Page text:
New Ford CEO could get as much as $13.4M in ’17

Melissa Burden
The Detroit News

Ford Motor Co.’s newly named CEO Jim Hackett is getting a raise from his former position at the company.

Hackett will receive an annual salary of $1.8 million and an accession bonus of $1 million, the Dearborn automaker said in a Wednesday regulatory filing. And with other incentive- and performance-based pay and stock, Hackett could receive as much as $13.4 million in 2017 as CEO, though it’s possible the compensation could actually be higher based on any other stock awards he received earlier this year.

Hackett, 62, was named Ford’s new CEO on Monday, replacing Mark Fields after nearly three years. Hackett, who had been chairman of Ford Smart Mobility, also will receive a performance-based, restricted stock grant valued at $5.25 million; a time-restricted stock grant worth $1.75 million that will vest in thirds starting May 22, 2018 through May 22, 2020; and an annual incentive compensation plan target this year at 200 percent of his base salary or up to $3.6 million. Hackett earned $716,000 in salary in his previous position at Ford.

Fields, 56, was paid more than $22 million in total compensation last year, up by more than $3 million from what he received in 2015. Fields’ 2016 compensation included a base salary of $1,787,500.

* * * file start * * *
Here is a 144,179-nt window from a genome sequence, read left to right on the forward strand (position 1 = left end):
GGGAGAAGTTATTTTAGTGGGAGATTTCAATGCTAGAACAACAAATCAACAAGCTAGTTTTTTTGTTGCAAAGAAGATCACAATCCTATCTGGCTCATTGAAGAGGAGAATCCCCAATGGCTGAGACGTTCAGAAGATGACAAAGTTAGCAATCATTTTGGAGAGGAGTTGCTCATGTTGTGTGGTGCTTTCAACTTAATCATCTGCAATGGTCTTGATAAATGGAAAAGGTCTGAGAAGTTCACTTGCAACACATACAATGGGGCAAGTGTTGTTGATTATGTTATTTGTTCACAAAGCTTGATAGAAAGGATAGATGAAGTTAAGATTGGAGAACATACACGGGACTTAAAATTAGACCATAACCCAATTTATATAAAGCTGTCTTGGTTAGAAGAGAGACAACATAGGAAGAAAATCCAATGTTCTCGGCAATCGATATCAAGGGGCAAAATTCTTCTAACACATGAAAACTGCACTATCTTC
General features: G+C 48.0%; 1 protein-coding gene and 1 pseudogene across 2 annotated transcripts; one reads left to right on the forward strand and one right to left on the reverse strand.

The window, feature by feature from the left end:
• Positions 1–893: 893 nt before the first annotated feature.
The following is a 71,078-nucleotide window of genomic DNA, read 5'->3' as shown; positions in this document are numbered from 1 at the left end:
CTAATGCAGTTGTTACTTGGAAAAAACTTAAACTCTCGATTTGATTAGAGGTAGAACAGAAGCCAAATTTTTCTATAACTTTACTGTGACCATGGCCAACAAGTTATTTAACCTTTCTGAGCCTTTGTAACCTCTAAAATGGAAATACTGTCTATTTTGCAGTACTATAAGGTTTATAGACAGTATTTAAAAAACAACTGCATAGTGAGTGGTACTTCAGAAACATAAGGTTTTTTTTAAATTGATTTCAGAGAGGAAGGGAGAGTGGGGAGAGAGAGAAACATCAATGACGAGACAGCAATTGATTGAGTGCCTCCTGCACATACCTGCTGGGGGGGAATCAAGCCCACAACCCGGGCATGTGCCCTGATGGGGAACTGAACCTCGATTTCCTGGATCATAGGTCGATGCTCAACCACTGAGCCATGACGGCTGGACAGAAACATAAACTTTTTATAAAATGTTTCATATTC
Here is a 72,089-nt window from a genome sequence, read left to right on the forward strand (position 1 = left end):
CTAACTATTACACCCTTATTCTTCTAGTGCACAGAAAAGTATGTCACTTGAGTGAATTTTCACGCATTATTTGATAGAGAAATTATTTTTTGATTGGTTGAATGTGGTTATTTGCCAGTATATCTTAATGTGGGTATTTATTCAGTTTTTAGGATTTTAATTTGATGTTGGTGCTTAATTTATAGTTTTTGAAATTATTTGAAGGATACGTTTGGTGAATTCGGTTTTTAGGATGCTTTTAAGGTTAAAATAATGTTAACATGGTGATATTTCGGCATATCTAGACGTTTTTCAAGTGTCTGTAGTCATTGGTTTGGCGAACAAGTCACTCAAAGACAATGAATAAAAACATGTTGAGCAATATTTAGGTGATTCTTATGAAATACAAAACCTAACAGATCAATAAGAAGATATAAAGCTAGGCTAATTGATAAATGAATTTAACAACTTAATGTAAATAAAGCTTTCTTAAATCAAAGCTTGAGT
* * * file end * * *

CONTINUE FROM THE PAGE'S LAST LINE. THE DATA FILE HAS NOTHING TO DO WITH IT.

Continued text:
While Fields’ 2017 salary as CEO has not been disclosed, it’s likely to be about the same as what Hackett is receiving based on past annual increases.

Hackett also was elected to the Ford board of directors, effective May 19. Fields will retire from the company effective Aug. 1 and resigned from the board, effective immediately.

Fields has worked for the automaker for 28 years. He and Ford have entered into a separation agreement that includes eligibility for an annual incentive bonus pro-rated from Jan. 1 through Aug. 1; retention of 2017 long-term incentive plan grants including time-based stock and performance-based stock over a three-year performance period; participation in Ford’s 2017 select retirement program and “reasonable use” of company aircraft until Aug. 1.

Personal use of company aircraft is a perk for both the Ford CEO and Executive Chairman Bill Ford Jr. For security reasons, the company does not permit either to fly commercially. In 2016, Fields’ personal use of aircraft totaled $288,965, up from $240,726 the year before. Ford’s personal use of aircraft totaled $189,489 last year and it was $291,151 in 2015.

The U.S. Securities and Exchange Commission filing did not provide any estimate of how much Fields could receive as part of the final separation agreement, and the figure likely won’t be available until Ford’s proxy statement comes out next year.

Joe Hinrichs, who this week was named executive vice president and president of global operations, will receive a $5 million, time-based restricted stock grant, according to the filing. Hinrichs has served as president of the Americas for Ford and last year received compensation totaling $6.72 million.

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